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January 5, 2012


Myanmar gets its own manufactured girl group

Me N Ma Girls and The Runaways

If one requirement of a country's membership in modern, industrial society is its construction of a pop group whose youthful members were recruited and assembled by a group of producers and financiers, then welcome to the club, Myanmar! Cherie Currie and Baby Spice will show you around.

The Times has a feature on synthetic pop girl-group Me N Ma Girls (get it?), made up of five young women who were identified through a series of ads looking for girls with "energy and magnetic attraction," according to their manager Nicole May, an Australian dancer and graphic designer.

They seem to be the country's very first girl group, and though they haven't had real financial success yet, they have big dreams:

"I want this band to be famous and globally recognized. I want this band to hit Hollywood!" said Su Pyae Mhu Eain, a band member who studied zoology, specifically fish and shrimp, for her bachelor's degree. Her stage name is Cha Cha.

Cha Cha isn't the only member of Me N Ma Girls with an education to fall back on in case Hollywood doesn't work out. All five members have gone to college, with degrees in chemistry, math, Russian, and computer science. They might have easier post-pop careers than The Runaways (above), who were recruited by manager Kim Fowley before they'd had a chance to graduate from high school (and were, incidentally, huge in Asia.)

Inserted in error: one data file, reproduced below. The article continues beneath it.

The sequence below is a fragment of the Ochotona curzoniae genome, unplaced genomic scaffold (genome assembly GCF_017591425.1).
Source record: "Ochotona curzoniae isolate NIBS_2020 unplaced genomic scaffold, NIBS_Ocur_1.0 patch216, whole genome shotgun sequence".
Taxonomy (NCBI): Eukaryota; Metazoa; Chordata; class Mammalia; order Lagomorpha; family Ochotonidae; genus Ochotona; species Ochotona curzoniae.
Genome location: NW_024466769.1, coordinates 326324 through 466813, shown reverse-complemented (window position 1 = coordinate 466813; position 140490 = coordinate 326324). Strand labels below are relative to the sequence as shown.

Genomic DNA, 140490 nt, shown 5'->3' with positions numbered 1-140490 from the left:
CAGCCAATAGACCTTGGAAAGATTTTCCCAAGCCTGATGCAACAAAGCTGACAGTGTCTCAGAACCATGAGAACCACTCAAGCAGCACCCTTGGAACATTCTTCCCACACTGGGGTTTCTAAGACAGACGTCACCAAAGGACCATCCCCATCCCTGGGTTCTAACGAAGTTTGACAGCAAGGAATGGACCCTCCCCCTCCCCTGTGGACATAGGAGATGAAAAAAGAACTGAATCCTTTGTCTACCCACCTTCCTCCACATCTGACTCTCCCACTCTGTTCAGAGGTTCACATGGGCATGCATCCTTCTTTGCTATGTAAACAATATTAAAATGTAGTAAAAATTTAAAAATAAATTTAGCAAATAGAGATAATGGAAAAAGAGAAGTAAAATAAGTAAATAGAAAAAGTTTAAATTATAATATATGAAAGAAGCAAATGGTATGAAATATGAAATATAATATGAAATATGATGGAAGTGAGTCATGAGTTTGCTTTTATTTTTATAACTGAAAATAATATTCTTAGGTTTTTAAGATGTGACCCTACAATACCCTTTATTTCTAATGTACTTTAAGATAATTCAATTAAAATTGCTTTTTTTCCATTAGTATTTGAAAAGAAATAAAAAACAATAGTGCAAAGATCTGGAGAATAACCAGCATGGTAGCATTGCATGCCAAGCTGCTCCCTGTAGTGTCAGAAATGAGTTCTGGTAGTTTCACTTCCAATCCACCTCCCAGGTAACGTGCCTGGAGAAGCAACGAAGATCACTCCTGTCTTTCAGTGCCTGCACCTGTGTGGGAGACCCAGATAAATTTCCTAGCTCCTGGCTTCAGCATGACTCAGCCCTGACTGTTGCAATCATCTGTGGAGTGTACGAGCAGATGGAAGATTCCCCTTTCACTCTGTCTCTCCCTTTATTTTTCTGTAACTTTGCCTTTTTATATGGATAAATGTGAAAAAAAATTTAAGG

You can listen to their songs on Soundcloud, which are blandly produced, but offer the chance to hear young women rapping in Burmese, something you don't hear everyday. Like a lot of pop groups from non-Anglophone countries, they also sing in English, including lines from one of their catchiest songs, "Festival": "Hey you! Are you happy? You want some?" Here's the video, featuring the girls ecstatically partying down at an outdoor festival and lounging around a swimming pool while wearing the kind of long, demure sundresses that I think you'd only see in a girl-group video produced within an oppressive military regime.

categories: Culture, International, Music, Politics, Women
posted by amy at 2:19 PM | #

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